Turning a blind eye: How end-users and NLP AI are being tricked by clever phishing techniques like ZeroFont

Overview

Recently, an older email security detection bypass method was seen being used to successfully surpass Microsoft’s spam and phishing filters. This technique described above makes use of two methods and was dubbed “ZeroFont Phishing” by Avanan. ZeroFont Phishing is the method when attackers insert random strings within keywords or phrases that many artificially intelligent systems use to identify malicious or suspicious content.  When these strings are placed within the HTML span tags mixed with setting the font-size attribute to zero, they become invisible to the end user, but  simultaneously appear to neuter the ability of existing Natural Language Processing (NLP), Machine Learning (ML), and Artificial Intelligence (AI) systems to understand what is in the plaintext of the email. In the majority of implementations NLP attempts to understand the meaning of email text to determine context and patterns that will assist in overall classification. These methods are not new, so we decided to take a deeper look at these older techniques and explore the potential variants that could have similar results.

More Windows Software Abuse: Microsoft Excel Query Files Used to Deliver Malware

Cofense Intelligence™ recently analyzed a phishing campaign that distributed Microsoft Excel Query files in an infection chain to deliver the AmmyyAdmin remote access trojan (RAT). But analysts noted that this latest campaign bore a striking resemblance to another campaign in March 2018 in which phishing emails were used to distribute .URL internet shortcut files.

Russian “Troldesh” AKA Encoder.858 or Shade is back!

Posted by: Dilen Thakuri, Cofense Phishing Defense Center

On the 19th of April, the Cofense Phishing Defense Center received an email crafted to appear to be from “Sberbank Russia.” In fact, it was a phishing email containing the Troldesh malware, a variant of Russian Ransomware first seen in mid-2015. The PDC hadn’t seen this variant for quite some time.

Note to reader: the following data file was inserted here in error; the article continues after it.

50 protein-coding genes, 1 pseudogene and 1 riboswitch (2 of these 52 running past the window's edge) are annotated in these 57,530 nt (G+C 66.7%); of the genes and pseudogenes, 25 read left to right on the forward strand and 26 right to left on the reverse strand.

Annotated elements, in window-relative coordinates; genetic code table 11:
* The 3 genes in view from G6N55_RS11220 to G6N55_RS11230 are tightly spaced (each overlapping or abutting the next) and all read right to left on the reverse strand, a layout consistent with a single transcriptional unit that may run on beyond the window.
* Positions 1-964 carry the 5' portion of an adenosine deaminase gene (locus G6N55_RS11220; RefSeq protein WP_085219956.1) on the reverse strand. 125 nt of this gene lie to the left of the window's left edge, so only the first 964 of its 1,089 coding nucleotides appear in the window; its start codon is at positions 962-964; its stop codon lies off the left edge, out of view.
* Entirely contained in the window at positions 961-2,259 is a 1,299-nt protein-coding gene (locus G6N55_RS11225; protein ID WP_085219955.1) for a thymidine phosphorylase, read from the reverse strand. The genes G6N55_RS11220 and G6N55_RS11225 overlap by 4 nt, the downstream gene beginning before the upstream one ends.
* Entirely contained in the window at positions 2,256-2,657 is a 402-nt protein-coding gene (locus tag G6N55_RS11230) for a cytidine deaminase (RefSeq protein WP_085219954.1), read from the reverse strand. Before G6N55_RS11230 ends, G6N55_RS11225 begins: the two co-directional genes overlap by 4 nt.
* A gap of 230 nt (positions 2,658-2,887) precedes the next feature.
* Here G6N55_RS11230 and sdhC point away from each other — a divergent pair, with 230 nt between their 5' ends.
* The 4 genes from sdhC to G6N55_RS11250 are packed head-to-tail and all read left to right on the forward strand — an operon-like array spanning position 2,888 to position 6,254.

Their email filters missed these threats. Good thing the users didn’t.

By Jerome Doaty, Zakari Grater, and Brenda Gooshaw Samson

Technology is an important part of any phishing defense, especially perimeter tech designed to filter emails. But these systems, even those billed as “next-gen email security platforms,” don’t catch everything. Some phishes always get through.

Examples of Silver-bullet Technology Fails

Most security teams today are pretty much in the same boat: limited budget, limited man power, and limited time to defend their network against escalating threats and attacks.  Perhaps that’s why so many information security vendors claim to have the “silver bullet” to protect the customer’s environment and solve their problems. 

Phishing attack shut down in 19 minutes with Cofense Triage.

Imagine a cunning phisher: he knows his craft and sends your users an email appearing to come from your CEO that bypasses all your other technology. What would you do?

One of our customers faced that very scenario and relied on Cofense TriageTM and the Cofense Phishing Defense Center (PDC) to analyze and respond to the attack in less than 20 minutes after it launched.

Analysing TrickBot Doesn’t Have to be Tricky

New additions to the TrickBot malware’s capabilities, observed by the Phishing Defence Centre, indicate that this malware tool is undergoing active development. The designers of this malware are still working hard to introduce new functionality including a network worm functionality and a screen-lock module. The worm component utilises the leaked “EternalBlue” exploit for CVE-2017-0144 to propagate itself across networks that have yet to patch or discontinue the use of SMBv1. The deployment of the screen-lock module (which appears to be still in the early phases of development) gives the threat actors the ability to change the functionality of the malware from robust banking trojan to a rudimentary ransomware.